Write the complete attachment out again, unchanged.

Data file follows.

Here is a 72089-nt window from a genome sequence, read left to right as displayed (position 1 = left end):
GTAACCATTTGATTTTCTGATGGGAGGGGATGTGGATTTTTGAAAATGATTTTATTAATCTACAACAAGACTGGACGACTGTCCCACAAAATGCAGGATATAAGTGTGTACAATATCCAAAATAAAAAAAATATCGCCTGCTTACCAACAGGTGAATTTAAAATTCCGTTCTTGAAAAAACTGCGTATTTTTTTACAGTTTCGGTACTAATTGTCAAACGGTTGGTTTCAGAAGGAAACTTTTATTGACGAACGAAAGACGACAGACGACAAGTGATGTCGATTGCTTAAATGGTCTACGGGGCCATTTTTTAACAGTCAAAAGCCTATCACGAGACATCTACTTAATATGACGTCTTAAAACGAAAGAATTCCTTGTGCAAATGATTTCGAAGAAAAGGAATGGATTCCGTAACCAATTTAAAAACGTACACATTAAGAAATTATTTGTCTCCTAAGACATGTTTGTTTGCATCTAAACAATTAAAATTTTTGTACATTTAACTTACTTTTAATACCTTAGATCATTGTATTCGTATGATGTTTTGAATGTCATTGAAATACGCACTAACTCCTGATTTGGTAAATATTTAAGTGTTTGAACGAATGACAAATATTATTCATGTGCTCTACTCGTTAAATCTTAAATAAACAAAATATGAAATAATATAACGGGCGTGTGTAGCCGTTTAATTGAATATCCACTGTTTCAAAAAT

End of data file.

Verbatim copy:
Here is a 72089-nt window from a genome sequence, read left to right as displayed (position 1 = left end):
GTAACCATTTGATTTTCTGATGGGAGGGGATGTGGATTTTTGAAAATGATTTTATTAATCTACAACAAGACTGGACGACTGTCCCACAAAATGCAGGATATAAGTGTGTACAATATCCAAAATAAAAAAAATATCGCCTGCTTACCAACAGGTGAATTTAAAATTCCGTTCTTGAAAAAACTGCGTATTTTTTTACAGTTTCGGTACTAATTGTCAAACGGTTGGTTTCAGAAGGAAACTTTTATTGACGAACGAAAGACGACAGACGACAAGTGATGTCGATTGCTTAAATGGTCTACGGGGCCATTTTTTAACAGTCAAAAGCCTATCACGAGACATCTACTTAATATGACGTCTTAAAACGAAAGAATTCCTTGTGCAAATGATTTCGAAGAAAAGGAATGGATTCCGTAACCAATTTAAAAACGTACACATTAAGAAATTATTTGTCTCCTAAGACATGTTTGTTTGCATCTAAACAATTAAAATTTTTGTACATTTAACTTACTTTTAATACCTTAGATCATTGTATTCGTATGATGTTTTGAATGTCATTGAAATACGCACTAACTCCTGATTTGGTAAATATTTAAGTGTTTGAACGAATGACAAATATTATTCATGTGCTCTACTCGTTAAATCTTAAATAAACAAAATATGAAATAATATAACGGGCGTGTGTAGCCGTTTAATTGAATATCCACTGTTTCAAAAAT